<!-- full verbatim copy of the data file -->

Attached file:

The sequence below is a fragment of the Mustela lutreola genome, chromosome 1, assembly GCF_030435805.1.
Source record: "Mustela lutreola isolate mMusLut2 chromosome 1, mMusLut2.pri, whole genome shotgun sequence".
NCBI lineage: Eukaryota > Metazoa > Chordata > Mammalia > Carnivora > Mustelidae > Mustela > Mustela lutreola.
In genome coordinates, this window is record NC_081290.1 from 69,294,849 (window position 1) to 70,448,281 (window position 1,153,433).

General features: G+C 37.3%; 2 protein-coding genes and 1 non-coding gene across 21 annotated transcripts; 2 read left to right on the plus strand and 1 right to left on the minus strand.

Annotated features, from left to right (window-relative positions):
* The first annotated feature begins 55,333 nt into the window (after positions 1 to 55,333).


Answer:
The sequence below is a fragment of the Mustela lutreola genome, chromosome 1, assembly GCF_030435805.1.
Source record: "Mustela lutreola isolate mMusLut2 chromosome 1, mMusLut2.pri, whole genome shotgun sequence".
NCBI lineage: Eukaryota > Metazoa > Chordata > Mammalia > Carnivora > Mustelidae > Mustela > Mustela lutreola.
In genome coordinates, this window is record NC_081290.1 from 69,294,849 (window position 1) to 70,448,281 (window position 1,153,433).

General features: G+C 37.3%; 2 protein-coding genes and 1 non-coding gene across 21 annotated transcripts; 2 read left to right on the plus strand and 1 right to left on the minus strand.

Annotated features, from left to right (window-relative positions):
* The first annotated feature begins 55,333 nt into the window (after positions 1 to 55,333).